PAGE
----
Of the 736 911 students in the study population, 9741 (1.3%) were identified as autistic (median [SD] age, 10 [3.2] years; 7710 [79.1%] boys), and 727 170 (98.7%) as nonautistic (median [SD] age, 10 [3.4] years; 369 777 [50.9%] boys). School suspension was experienced by 504 autistic students (5.2%) and 13 845 nonautistic students (1.9%). After adjustment for demographic characteristics, autistic students had significantly higher odds of suspension than their nonautistic peers (adjusted odds ratio, 2.81; 95% CI, 2.55-3.11). Of the 9741 autistic students, 2895 (29.7%) received high-need education-based (ORS) funding. Suspensions were experienced by 57 autistic students (2.0%) with high-need funding and 447 autistic students (6.5%) without high-need funding. After adjustment for demographic characteristics, co-occurring conditions, and level of disability support need, autistic students with high-need funding had significantly lower odds of suspension than autistic students without high-need funding (adjusted odds ratio, 0.29; 95% CI, 0.21-0.40).

In this cohort study, the findings of disparities in suspension rates between autistic and nonautistic students underscore the challenges faced in providing inclusive education for all young people, regardless of disability status. This study found that high-need funding was associated with reduced suspension rates among autistic students, suggesting that if appropriate supports are afforded to autistic students, a more inclusive education can be provided.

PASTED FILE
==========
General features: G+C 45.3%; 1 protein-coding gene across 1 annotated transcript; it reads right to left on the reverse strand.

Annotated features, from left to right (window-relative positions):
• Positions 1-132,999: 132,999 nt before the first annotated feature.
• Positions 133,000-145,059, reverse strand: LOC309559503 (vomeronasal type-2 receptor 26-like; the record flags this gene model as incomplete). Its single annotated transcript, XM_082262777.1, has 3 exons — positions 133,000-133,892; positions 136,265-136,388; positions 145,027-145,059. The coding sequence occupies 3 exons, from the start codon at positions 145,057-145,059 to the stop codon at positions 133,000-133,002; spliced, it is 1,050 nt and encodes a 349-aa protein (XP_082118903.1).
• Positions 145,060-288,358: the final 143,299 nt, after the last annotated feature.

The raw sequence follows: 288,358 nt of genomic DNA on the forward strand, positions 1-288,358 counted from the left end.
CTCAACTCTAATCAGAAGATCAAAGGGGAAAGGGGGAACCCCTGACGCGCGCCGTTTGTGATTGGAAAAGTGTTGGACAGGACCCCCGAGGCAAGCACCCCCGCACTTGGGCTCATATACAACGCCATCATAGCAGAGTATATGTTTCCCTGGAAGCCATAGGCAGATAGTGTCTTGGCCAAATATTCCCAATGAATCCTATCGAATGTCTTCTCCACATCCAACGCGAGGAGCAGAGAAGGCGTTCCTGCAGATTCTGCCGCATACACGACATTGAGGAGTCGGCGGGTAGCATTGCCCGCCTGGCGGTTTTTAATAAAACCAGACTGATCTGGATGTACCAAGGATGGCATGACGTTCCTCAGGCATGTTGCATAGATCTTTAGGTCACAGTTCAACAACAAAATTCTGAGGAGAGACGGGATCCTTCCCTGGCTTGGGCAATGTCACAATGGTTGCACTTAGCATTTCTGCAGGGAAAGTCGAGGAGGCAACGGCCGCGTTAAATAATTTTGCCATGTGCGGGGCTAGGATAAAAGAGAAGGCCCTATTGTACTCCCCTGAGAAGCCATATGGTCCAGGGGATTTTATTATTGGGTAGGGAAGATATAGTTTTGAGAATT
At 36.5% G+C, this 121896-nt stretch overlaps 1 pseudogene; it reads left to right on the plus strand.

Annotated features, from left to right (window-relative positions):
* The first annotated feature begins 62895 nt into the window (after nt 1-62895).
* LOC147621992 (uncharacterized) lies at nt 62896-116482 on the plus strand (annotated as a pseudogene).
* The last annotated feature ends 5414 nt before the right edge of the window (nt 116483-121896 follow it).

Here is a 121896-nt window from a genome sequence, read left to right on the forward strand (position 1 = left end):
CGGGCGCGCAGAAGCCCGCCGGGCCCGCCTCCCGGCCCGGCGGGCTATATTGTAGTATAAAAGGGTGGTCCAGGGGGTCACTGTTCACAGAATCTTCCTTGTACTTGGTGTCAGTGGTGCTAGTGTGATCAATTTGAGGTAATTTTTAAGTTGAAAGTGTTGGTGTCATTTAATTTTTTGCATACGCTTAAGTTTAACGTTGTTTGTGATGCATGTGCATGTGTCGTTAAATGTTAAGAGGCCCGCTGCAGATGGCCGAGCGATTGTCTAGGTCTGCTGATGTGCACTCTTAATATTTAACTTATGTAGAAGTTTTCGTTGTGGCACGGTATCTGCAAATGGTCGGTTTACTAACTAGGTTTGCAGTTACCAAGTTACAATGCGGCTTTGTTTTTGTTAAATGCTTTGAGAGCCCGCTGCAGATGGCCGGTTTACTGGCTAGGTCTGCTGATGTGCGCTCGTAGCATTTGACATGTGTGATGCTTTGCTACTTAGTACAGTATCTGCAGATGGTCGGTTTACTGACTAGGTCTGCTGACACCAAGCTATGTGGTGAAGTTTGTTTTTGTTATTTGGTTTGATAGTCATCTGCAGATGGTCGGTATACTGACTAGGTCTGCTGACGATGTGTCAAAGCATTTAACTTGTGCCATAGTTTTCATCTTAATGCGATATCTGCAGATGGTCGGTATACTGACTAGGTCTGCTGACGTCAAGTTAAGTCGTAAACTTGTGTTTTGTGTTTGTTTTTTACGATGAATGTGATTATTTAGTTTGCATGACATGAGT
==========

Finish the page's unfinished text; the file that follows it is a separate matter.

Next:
The Prevalence, Patterns and Correlates of Childhood Trauma Exposure in a Nationally Representative Sample of Young People in Northern Ireland.

J Child Adolesc

Childhood trauma (CT) exposure is common, with many young people affected by multiple co-occurring traumas.

Participants were a representative sample of 11-19-year-olds (n = 1293), who participated in the largest ever representative survey of youth mental health in Northern Ireland (NI) - the NI Youth Wellbeing Prevalence Survey 2020. This study used latent class analysis (LCA) to identify typologies that were most representative of trauma experience and co-occurrence among young people living in NI. Demographic, parental and deprivation variables were then used within a multinomial logistic regression analysis to describe trauma class membership.